Chesterfield County’s top political leader questioned approaches toward the county’s most vulnerable communities this week, remarks that drew criticism from scholars, advocates and other officials.
Dorothy Jaeckle, chairwoman of the Board of Supervisors, represents the county’s Bermuda District, where some of the county’s most impoverished and diverse residents live.
“I understand the impacts of (English-language learners) because my district of course has a lot. And I think that’s another thing that needs to be raised to a state level,” Jaeckle said.
“This is where we are. This is what is creating the division. It’s not that people don’t like immigrants. But it’s when people send their children to school, and they find themselves in a classroom where nobody speaks English, they say, ‘Well, I’m not going.’ You talk about what attracts people to Chesterfield schools. It’s not that they’re prejudiced against them, but they want their child to be in a classroom that’s more English-speaking.”
The comment came during a daylong budget work session Wednesday, when Jaeckle urged school leaders not to direct funding for class-size reduction toward growing classes of English-language learners. She said she wanted the money to go toward regular classroom sizes and that additional teachers in English-language learner classes was “outside of that.”
“That day when the immigrants held their children home, teachers said it was so nice to have a whole class that understood English,” Jaeckle added, referencing the recent nationwide “A Day Without Immigrants” where immigrant families stayed home to highlight contributions of immigrants to U.S. business and culture.
“It is impacting our schools. I understand the increased ESOL (English for Speakers of Other Languages), but I also think we were looking just to reduce the regular class. So I don’t know, it’s a challenge.”
School Board Chairman Javaid Siddiqi, whose father immigrated from Pakistan, then responded.
“The number of ESOL students has grown dramatically,” Siddiqi said, adding that there are some schools with ratios of 2½ ESOL teaching positions to more than 200 students. “The reality is that we are going to have to put additional funding in ESOL.”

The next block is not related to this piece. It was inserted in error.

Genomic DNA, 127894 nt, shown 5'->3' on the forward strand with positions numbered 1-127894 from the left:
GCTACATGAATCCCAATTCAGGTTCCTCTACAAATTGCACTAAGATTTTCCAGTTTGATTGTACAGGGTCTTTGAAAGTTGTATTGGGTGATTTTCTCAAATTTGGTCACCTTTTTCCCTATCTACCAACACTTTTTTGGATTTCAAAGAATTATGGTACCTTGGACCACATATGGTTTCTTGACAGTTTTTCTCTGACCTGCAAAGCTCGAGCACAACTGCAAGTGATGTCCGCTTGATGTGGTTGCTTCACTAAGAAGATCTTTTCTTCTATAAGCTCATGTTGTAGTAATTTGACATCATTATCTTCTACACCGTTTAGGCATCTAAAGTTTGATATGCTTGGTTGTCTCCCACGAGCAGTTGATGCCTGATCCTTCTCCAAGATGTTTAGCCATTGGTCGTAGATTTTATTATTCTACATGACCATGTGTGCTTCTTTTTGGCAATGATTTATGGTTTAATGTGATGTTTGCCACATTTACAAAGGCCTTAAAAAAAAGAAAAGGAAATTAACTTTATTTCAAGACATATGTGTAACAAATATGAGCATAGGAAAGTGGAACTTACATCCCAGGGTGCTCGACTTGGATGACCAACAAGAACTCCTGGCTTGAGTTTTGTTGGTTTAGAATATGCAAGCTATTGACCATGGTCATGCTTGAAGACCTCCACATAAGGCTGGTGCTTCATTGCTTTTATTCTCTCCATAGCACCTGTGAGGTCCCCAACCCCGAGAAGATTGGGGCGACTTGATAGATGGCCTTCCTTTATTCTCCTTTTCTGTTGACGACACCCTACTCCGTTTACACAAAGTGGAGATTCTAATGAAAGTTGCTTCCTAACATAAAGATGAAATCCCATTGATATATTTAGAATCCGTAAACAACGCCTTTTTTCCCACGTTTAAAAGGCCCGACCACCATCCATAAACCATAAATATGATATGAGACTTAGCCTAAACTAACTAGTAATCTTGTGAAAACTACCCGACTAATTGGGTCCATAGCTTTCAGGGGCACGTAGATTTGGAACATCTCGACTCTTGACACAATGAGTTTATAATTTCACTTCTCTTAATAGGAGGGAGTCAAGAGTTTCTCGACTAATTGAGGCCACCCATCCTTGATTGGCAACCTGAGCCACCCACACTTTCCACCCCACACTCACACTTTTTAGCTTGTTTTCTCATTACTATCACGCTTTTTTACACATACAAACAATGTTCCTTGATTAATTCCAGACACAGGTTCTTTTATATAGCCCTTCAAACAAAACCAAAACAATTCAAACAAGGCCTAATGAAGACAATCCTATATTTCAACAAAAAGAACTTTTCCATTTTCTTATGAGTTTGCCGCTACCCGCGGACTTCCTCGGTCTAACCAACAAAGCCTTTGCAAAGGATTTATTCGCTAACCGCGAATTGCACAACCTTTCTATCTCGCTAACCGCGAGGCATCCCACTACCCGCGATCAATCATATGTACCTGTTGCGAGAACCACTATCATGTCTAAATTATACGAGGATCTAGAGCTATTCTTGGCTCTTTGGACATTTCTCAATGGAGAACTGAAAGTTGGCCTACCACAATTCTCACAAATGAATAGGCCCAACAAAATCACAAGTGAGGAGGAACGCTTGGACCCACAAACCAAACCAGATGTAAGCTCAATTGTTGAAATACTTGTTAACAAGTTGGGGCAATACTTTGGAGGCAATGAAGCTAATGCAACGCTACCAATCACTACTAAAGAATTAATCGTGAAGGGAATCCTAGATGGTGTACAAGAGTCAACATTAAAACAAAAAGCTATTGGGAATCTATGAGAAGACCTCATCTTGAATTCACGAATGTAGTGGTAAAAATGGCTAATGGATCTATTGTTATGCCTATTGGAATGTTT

“There are a lot of families who are struggling about whether we are doing our part. And these are not just ESOL families that have come to us,” Siddiqi said. “A lot of folks see the need for us to provide additional services.”
Besides Siddiqi, no one else directly responded to those comments from Jaeckle on Wednesday.
“We truly appropriated that money to reduce PTR (pupil-teacher ratios). If you go spending it in other areas, I think that’s a bad road to go down,” Supervisor Steve Elswick told school leaders Wednesday. He didn’t respond to a request for comment Friday specifically regarding Jaeckle’s comments.
In a Friday phone interview on the comments, Supervisor Chris Winslow said, “We have a duty to educate all of the children in Chesterfield. That includes our immigrant populations, as well as our non-immigrant populations.”
He said he didn’t have a problem with the school system directing funds to reduce class sizes for ESOL classes. But he said he thought the school system should specifically say that’s where the funds are going for transparency.
New Virginia Majority on Friday rebuked Jaeckle’s remarks. The advocacy group is geared toward organizing communities of color, women, working people, the LGBT community, youth and progressives.
“These comments rationalize an ‘us-versus-them’ mentality that discriminates against families and children who are immigrants or English-language learners,” Gustavo Angeles, an organizer with New Virginia Majority, wrote in an email. “Rather than scapegoating some, our public schools and elected officials must invest resources in — and do whatever is necessary for — all students to be prepared to succeed.”
Tom Shields, a University of Richmond associate professor who studies equity within the region’s schools, said Chesterfield’s ESOL population has different needs and praised Chesterfield’s school staff for recognizing that.